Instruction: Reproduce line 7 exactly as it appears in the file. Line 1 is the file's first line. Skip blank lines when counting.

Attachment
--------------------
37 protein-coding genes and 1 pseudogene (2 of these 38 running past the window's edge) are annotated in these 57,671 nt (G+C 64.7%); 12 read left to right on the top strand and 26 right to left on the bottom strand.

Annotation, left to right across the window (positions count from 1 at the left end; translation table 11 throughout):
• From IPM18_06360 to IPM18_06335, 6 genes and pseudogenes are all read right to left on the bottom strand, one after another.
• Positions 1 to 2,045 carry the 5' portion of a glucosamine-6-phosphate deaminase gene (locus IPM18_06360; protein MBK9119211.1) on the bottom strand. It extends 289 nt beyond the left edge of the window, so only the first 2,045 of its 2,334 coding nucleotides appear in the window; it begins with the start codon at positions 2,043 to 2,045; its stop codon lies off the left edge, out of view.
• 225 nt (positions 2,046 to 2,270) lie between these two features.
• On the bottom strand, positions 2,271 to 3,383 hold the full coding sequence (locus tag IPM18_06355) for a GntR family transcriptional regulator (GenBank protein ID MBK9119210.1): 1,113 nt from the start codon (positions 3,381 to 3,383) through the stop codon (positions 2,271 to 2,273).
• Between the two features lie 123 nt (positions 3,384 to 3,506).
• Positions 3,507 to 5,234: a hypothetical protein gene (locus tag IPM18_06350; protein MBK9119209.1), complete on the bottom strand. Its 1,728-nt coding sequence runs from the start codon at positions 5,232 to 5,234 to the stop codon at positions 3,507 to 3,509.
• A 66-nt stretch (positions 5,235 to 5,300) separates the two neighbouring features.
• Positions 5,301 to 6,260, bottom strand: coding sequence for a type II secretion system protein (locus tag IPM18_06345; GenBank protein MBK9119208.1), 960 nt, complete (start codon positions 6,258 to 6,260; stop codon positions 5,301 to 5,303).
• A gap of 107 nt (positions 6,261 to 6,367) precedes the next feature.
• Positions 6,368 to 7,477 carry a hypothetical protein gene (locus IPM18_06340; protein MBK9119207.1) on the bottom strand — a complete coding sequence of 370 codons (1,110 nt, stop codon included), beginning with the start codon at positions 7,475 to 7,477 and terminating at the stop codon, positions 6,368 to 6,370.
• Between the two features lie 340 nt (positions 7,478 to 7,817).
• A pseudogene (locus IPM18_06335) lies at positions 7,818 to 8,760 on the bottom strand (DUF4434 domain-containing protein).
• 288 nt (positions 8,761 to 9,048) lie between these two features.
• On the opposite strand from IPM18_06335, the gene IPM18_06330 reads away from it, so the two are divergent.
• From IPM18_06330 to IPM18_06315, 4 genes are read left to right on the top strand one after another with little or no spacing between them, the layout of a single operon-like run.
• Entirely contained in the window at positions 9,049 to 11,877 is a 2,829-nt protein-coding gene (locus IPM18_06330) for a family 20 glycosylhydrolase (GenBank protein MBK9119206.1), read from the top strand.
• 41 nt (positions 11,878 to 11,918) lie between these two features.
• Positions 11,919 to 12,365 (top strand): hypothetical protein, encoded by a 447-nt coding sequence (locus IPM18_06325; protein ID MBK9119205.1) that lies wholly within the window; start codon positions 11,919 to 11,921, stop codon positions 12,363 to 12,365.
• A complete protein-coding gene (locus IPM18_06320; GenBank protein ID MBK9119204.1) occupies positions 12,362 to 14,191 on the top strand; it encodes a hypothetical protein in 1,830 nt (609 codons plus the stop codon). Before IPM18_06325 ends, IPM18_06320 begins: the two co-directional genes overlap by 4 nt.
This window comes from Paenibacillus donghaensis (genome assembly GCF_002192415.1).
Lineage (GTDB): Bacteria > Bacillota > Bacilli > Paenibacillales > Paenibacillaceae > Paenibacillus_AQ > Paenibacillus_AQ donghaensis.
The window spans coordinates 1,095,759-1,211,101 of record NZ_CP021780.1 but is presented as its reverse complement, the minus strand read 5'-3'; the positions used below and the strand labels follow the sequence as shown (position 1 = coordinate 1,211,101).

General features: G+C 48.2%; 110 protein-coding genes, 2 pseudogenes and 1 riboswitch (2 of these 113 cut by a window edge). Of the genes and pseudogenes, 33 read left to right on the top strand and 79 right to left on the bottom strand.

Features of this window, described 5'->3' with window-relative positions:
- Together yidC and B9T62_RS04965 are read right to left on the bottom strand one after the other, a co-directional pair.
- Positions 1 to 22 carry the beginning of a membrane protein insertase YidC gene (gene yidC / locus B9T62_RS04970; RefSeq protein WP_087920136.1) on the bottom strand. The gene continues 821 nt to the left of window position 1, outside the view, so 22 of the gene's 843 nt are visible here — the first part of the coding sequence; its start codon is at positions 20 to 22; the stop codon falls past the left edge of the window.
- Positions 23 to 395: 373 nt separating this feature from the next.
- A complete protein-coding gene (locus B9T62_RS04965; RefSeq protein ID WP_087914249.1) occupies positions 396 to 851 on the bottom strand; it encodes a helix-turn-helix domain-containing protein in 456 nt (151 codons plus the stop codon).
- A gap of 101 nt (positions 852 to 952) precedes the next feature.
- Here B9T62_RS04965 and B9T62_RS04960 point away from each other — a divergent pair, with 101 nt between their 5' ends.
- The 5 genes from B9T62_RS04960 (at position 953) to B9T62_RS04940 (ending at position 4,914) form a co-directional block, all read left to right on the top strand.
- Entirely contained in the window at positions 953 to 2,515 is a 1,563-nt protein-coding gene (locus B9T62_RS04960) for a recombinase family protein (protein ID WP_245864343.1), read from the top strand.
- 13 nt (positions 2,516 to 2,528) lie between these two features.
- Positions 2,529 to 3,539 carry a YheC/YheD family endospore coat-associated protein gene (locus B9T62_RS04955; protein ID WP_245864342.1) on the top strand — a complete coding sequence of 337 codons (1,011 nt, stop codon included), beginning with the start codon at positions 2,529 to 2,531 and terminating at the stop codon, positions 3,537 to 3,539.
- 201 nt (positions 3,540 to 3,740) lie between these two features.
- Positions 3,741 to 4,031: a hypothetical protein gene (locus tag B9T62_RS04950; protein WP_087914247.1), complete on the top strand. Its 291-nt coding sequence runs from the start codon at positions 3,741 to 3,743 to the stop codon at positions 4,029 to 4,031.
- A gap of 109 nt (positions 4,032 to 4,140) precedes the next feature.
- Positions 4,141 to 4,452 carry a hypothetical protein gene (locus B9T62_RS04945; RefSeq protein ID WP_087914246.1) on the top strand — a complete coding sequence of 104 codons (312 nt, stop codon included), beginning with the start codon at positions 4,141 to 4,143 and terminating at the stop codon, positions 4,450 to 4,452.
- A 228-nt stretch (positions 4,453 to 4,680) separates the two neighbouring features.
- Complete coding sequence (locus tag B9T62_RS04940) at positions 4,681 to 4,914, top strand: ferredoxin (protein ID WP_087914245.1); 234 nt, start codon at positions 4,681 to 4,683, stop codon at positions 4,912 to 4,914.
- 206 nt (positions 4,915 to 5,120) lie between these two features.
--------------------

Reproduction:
• Between the two features lie 123 nt (positions 3,384 to 3,506).